RE-ENCHANTMENT: Tibetan Buddhism Comes to the West
Memorable anecdotes, great storytelling and keen observations mark this cogent exploration of the explosive growth of Tibetan Buddhism in the West. Paine offers chapters on many famous Tibetans, including the Dalai Lama (who, refreshingly, doesn't appear until nearly the end of the book), the pioneering Lama Yeshe, who first taught Westerners, and the controversial rogue playboy Chögyam Trungpa, Yeshe's character foil. Other chapters profile Westerners who discovered Tibetan Buddhism, like Tenzin Palmo (formerly a Cockney London girl named Diane Perry), who meditated alone for 12 years in an Indian cave and American lama Jetsunma (Catherine Burroughs), a much-married "tough bird from Brooklyn" who was the first Western woman to be recognized as a tulku (reincarnated Buddhist figure). Of course, there's a chapter on Hollywood, but Paine eschews a superficial chronicle of Tibetan Buddhism's sudden popularity among the glitterati in favor of a compelling analysis of why a Buddhist concept of reality might make sense to people whose lives revolve around the creation of impermanent "realities" like films. Throughout, Paine explores how Tibetan Buddhism has changed the American religious landscape, but also how it has been changed by America: in Tibet, for example, meditation was traditionally a very advanced practice, but in practical-minded America, practitioners "dive straight into meditation immediately." A final chapter introduces the only Tibetan Buddhist on death row; in a fascinating observation, Paine notes that famed Tibetan saint Milarepa was in fact a reformed criminal. (Jan.)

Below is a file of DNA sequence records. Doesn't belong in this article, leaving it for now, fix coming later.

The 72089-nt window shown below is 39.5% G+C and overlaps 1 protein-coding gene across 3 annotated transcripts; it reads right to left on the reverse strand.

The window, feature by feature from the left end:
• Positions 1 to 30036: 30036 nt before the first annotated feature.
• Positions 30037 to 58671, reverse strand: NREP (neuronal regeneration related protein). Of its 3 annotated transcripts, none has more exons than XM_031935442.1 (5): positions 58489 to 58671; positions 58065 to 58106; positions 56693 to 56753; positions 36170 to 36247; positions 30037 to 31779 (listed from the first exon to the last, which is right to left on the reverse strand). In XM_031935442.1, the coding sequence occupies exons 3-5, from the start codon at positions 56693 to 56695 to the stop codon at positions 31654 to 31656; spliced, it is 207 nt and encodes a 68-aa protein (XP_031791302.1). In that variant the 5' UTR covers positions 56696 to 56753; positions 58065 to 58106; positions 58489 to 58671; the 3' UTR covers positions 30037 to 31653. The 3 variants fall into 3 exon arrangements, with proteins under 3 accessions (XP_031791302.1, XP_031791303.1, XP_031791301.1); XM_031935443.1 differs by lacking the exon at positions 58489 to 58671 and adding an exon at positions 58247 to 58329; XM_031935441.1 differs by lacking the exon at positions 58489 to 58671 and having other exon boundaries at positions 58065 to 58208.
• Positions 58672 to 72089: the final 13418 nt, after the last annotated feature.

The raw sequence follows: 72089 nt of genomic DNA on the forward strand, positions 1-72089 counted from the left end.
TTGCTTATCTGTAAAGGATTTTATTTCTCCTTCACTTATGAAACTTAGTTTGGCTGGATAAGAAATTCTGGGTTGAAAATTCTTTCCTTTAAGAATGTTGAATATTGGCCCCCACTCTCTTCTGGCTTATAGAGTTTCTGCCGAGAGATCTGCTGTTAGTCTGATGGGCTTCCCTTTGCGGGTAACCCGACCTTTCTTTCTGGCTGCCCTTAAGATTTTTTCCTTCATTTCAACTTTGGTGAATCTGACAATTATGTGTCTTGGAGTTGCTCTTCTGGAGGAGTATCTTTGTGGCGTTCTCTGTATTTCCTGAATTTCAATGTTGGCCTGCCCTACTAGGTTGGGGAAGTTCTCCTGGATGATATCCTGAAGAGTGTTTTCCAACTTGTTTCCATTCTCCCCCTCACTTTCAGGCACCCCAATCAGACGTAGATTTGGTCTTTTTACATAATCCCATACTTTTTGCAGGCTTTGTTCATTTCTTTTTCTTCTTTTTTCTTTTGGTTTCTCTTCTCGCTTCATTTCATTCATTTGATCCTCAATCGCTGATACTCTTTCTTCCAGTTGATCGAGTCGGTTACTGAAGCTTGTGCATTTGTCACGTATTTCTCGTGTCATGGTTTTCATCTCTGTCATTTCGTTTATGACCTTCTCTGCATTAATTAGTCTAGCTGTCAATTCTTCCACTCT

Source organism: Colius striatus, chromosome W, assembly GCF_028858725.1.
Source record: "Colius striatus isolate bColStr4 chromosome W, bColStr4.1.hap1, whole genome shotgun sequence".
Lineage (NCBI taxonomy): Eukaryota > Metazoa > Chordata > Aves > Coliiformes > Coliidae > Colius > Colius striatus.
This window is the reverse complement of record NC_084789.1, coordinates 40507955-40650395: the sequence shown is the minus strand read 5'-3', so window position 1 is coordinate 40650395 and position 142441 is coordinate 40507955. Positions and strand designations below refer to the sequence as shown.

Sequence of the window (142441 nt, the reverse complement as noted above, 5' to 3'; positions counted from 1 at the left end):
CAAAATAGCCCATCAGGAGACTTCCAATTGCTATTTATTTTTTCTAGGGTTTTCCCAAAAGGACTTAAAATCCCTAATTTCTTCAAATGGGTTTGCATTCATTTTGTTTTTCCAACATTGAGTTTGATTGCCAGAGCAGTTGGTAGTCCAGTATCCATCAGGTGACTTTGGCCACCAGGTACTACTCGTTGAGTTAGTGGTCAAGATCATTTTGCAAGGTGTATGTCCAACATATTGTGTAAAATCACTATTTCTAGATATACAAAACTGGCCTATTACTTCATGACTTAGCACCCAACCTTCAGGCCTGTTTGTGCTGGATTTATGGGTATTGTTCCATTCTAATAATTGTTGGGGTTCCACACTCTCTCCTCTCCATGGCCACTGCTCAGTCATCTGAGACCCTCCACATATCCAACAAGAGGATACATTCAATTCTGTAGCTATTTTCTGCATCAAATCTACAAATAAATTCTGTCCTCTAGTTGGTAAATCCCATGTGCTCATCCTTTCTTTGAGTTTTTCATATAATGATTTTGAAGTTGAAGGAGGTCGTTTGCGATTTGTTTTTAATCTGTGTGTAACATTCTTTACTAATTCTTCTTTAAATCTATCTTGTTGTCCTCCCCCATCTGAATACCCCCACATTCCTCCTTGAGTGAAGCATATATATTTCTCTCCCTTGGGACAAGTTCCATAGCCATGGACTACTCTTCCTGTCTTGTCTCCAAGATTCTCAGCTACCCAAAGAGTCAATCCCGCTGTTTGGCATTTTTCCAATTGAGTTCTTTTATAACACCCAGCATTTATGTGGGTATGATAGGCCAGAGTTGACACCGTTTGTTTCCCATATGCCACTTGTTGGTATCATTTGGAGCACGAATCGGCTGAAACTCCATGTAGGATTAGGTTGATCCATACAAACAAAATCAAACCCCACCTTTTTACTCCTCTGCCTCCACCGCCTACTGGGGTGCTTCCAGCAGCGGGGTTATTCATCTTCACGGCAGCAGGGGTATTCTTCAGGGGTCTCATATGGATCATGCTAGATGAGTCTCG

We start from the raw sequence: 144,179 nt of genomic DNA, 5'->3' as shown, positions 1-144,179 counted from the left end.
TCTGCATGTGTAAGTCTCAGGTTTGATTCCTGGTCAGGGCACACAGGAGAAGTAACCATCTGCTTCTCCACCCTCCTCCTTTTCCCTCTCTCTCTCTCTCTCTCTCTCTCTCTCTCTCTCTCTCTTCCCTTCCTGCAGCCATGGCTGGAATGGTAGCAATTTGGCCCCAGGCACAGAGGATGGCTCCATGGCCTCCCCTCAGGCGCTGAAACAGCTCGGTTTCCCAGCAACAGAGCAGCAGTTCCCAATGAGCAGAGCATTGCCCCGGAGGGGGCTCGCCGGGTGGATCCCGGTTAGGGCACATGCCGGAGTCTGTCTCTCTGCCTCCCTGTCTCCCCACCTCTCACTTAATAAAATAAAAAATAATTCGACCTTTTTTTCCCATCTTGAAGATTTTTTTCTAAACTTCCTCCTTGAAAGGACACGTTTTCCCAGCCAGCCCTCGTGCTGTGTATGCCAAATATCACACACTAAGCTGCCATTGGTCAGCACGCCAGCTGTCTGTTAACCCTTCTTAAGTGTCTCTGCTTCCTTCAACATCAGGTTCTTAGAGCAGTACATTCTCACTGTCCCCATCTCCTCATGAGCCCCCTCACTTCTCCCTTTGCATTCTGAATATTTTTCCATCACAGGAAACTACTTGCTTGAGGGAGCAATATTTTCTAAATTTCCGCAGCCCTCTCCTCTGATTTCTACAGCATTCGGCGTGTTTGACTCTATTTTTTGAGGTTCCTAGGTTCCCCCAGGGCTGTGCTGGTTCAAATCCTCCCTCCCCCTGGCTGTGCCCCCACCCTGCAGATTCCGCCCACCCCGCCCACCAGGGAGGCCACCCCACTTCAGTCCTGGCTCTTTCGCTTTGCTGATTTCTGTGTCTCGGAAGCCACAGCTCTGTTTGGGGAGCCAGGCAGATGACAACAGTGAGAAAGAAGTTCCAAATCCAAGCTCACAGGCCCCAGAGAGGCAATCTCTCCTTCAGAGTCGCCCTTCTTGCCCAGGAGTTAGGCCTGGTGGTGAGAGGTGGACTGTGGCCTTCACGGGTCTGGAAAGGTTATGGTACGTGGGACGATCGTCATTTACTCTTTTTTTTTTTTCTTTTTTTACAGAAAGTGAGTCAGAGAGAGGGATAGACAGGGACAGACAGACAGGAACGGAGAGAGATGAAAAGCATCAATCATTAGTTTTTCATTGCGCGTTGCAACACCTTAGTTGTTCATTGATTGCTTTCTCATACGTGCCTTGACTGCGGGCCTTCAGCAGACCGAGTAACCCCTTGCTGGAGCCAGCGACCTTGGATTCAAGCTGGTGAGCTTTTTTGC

Forecast: Advance praise from the likes of Harvey Cox, Huston Smith and Jan Willis (who, we learn in the book, was one of Lama Yeshe's first American students) will help propel sales.